President Barack Obama heralded a breakthrough deal with America’s longstanding enemy Iran on Tuesday, saying it made the world safer.
“Today because America negotiated from a position of strength and principle, we have stopped the spread of nuclear weapons,” Mr. Obama said in an address from the White House shortly after 7 a.m.
The pact curbs Tehran’s nuclear ambitions, thwarting it from tipping its ballistic missiles with nuclear warheads for at least a decade but it also lifts crippling sanctions on the Islamic state and may transform the balance of power in the Middle East.
Israel, the only nation in the Middle East with nuclear weapons, reacted with fury, denounced the deal as an “historic surrender.”
Lifting sanctions gives “Iran a jackpot, a cash bonanza of hundreds of billions of dollars, which will enable it to continue to pursue its aggression and terror in the region and in the world,” Israel’s Prime Minister Benjamin Netanyahu, who has threatened unilateral military attacks on Iran’s scattered and sometimes buried nuclear facilities.
More likely, Israel and its allies in Washington will mount a last-ditch lobbying campaign to derail the deal in Congress.
Mr. Obama vowed to veto any such legislation and said the pact was good for Israel as well as the United States.
After decades of enmity, the pact signals a rapprochement between Iran and the United States that could emerge as Mr. Obama’s lasting legacy in an otherwise limited array of foreign policy achievements.
Mr. Obama said Iran currently has sufficient enriched fissile material to make 10 nuclear bombs. The terms of the deal will cut that stockpile “to a fraction of what would be required for a single weapon,” he said, although that claim will be fiercely debated.
He also defended the inspection regime under the International Atomic Energy Agency, saying it will have “access where necessary, when necessary” to make sure Tehran abides by the agreement.
But critics of the deal claim otherwise, saying inspections require prior notification to Iranian authorities which undermines the effectiveness of inspections.
Mr. Obama insisted the deal was “not built on trust but on verification.” Critics in Congress and elsewhere will dispute that, arguing the U.S. gave up too much in pursuit of Mr. Obama’s longheld desire to improve relations with Tehran.
For Iran, the deal ends decades of isolation during which successive U.S. presidents treated it as a pariah state and led international efforts to limit its reach and strangle the economy of the oil-rich nation.
Yet in recent years, especially in the struggle against Islamic State, the extremist Sunni jihad to carve out a Caliphate from the wreckage of western Iraq and war-torn Syria, the United States and Shia-dominated Iran have shared strategic goals, while remaining officially at odds.
In the United States, Congress has 60 days to review the deal. While significant opposition is expected from hawks skeptical about the reliability of Tehran’s assurances, it seems likely Mr. Obama will muster sufficient support to sustain a veto even if Republicans initially reject the pact.
The pact, reached after weeks of intense talks in Vienna with deadlines repeatedly missed and extended and following years of on-again, off-again negotiations, was concluded in the early hours of Tuesday morning.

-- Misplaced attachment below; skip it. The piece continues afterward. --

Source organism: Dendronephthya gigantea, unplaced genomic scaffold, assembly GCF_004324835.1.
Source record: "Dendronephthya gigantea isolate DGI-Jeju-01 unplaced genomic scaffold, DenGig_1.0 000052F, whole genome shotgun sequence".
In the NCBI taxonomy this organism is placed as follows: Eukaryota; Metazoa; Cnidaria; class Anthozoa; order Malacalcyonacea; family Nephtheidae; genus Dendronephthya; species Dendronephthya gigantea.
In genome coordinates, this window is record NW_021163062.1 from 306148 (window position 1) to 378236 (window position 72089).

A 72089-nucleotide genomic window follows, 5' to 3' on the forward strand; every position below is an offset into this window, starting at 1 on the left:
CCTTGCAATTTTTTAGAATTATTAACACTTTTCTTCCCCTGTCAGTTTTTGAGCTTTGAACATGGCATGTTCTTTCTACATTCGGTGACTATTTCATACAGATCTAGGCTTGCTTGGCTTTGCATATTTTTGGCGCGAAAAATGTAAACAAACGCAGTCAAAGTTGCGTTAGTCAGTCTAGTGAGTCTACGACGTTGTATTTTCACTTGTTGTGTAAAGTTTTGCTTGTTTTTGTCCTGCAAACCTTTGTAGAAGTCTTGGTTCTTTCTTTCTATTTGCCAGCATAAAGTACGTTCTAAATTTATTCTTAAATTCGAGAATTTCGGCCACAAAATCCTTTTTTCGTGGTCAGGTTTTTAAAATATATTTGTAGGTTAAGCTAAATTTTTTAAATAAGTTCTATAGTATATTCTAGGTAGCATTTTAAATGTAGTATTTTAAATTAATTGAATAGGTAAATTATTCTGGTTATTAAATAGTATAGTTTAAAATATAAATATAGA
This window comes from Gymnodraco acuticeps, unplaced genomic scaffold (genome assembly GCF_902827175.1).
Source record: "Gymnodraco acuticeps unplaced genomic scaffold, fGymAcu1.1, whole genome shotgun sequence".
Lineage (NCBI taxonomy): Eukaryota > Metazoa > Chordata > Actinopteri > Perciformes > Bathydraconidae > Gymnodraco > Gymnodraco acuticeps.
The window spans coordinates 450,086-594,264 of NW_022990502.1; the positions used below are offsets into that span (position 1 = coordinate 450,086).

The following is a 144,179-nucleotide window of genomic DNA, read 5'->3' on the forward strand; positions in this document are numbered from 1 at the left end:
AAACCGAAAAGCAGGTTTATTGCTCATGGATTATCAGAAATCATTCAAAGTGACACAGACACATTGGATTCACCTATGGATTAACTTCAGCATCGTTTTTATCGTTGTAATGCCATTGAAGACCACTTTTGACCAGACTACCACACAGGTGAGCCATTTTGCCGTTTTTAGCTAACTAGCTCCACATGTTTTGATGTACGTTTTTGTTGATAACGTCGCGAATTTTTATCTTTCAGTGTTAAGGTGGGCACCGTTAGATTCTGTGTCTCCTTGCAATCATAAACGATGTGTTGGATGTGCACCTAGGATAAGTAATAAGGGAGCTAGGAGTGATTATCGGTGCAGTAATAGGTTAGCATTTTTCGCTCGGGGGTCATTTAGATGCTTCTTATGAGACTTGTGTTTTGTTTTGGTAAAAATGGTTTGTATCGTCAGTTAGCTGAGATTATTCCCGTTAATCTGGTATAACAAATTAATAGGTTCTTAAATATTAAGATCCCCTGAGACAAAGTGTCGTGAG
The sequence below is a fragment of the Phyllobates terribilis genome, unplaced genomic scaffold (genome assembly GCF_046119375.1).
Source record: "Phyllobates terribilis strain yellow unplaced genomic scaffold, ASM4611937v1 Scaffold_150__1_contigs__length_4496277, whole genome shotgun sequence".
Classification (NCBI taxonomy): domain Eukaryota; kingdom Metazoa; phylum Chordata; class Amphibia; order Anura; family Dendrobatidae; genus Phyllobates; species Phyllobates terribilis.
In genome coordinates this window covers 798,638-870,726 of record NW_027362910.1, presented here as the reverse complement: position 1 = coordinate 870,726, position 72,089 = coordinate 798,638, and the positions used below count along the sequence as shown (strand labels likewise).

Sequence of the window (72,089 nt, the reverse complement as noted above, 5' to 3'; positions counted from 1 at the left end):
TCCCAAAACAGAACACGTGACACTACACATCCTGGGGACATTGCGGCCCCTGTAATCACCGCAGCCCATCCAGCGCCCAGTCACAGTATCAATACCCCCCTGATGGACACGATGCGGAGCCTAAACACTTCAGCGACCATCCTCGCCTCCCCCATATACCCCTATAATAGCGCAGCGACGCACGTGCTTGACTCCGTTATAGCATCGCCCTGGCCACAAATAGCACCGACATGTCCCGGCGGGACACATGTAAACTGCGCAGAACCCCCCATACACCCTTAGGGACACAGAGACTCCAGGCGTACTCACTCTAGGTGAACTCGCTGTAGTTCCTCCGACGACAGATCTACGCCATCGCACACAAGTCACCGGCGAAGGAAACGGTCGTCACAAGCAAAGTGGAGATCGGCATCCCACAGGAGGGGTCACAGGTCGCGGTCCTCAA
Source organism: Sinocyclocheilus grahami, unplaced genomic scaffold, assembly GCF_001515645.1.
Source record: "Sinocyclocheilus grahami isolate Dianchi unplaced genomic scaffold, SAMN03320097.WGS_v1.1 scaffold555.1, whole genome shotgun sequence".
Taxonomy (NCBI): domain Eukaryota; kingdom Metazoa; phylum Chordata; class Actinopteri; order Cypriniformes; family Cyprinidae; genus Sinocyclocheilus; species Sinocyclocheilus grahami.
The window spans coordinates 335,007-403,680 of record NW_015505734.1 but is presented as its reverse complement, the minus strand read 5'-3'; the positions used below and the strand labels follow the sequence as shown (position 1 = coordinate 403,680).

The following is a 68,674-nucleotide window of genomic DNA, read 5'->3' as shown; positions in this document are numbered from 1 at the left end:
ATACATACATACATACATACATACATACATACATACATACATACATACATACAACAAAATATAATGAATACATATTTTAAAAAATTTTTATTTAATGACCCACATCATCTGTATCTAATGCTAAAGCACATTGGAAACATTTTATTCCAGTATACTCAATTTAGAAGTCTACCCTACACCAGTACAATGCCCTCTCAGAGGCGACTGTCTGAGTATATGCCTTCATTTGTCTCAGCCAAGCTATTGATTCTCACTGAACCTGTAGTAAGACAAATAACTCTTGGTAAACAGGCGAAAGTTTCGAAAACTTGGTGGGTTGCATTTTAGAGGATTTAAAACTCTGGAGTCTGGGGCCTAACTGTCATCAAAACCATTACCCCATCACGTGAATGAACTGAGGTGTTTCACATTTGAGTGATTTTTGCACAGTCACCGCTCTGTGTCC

All five permanent members of the UN Security Council – Britain, China, France, Russia and the United States – along with Germany are parties to the pact with Iran although it was widely seen as a deal between Washington and Tehran.
U.S. Secretary of State John Kerry and Iran’s Foreign Minister Mohammad Javad Zarif led the talks that may end a bitter adversarial era dating back to 1979 when the U.S.-backed Shah’s regime was toppled by a popular revolution led by Ayatollah Ruhollah Khomeini. The subsequent seizure of the U.S. embassy in Tehran and the 444-day hostage standoff that followed left relations between the two longstanding allies in tatters.
Ever since he was elected president in 2008, Mr. Obama has sought to renew relations with Tehran while always insisting that its ruling mullahs must make the hard decision seek a place in the international community.
“This deal offers an opportunity to move in a different direction and we should seize it,” Mr. Obama said, adding that arms limitations deals are made with adversaries, not friends. “We are dealing with a country, Iran, that has been a sworn enemy of the United States for 35 years.”
The deal allows for the re-imposition of sanctions if Iran violates the limits on enrichment or thwarts inspections. It also extends an existing arms embargo for five years and the embargo on ballistic missile technology for eight years.
But Tehran will gain almost immediate relief from tough economic sanctions.
The accord is intended to keep Iran from producing enough material for a nuclear weapon for at least 10 years and impose new provisions for inspections of Iranian facilities, including military sites.
Iran’s lead negotiator, Mr. Zarif, said the deal was “not perfect for anybody, but it is what we could accomplish, and it is an important achievement for all of us.”
WASHINGTON — The Globe and Mail
Published Tuesday, Jul. 14, 2015 8:47AM EDT
Last updated Tuesday, Jul. 14, 2015 8:50AM EDT